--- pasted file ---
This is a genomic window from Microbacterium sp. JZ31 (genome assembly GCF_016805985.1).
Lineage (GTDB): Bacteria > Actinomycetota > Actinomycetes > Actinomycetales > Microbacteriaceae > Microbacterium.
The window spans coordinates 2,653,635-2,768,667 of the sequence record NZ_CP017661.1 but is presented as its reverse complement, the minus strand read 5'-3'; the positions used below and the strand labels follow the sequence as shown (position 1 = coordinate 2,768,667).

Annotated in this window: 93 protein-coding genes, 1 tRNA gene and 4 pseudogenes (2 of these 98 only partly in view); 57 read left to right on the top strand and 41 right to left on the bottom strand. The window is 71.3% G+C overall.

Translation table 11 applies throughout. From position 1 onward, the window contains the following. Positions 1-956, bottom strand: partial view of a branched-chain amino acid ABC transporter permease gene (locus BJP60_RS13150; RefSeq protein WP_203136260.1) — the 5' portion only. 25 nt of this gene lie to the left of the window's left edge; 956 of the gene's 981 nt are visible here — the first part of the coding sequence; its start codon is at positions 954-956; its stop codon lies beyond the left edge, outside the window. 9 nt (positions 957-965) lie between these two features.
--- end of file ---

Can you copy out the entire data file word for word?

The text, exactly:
This is a genomic window from Microbacterium sp. JZ31 (genome assembly GCF_016805985.1).
Lineage (GTDB): Bacteria > Actinomycetota > Actinomycetes > Actinomycetales > Microbacteriaceae > Microbacterium.
The window spans coordinates 2,653,635-2,768,667 of the sequence record NZ_CP017661.1 but is presented as its reverse complement, the minus strand read 5'-3'; the positions used below and the strand labels follow the sequence as shown (position 1 = coordinate 2,768,667).

Annotated in this window: 93 protein-coding genes, 1 tRNA gene and 4 pseudogenes (2 of these 98 only partly in view); 57 read left to right on the top strand and 41 right to left on the bottom strand. The window is 71.3% G+C overall.

Translation table 11 applies throughout. From position 1 onward, the window contains the following. Positions 1-956, bottom strand: partial view of a branched-chain amino acid ABC transporter permease gene (locus BJP60_RS13150; RefSeq protein WP_203136260.1) — the 5' portion only. 25 nt of this gene lie to the left of the window's left edge; 956 of the gene's 981 nt are visible here — the first part of the coding sequence; its start codon is at positions 954-956; its stop codon lies beyond the left edge, outside the window. 9 nt (positions 957-965) lie between these two features.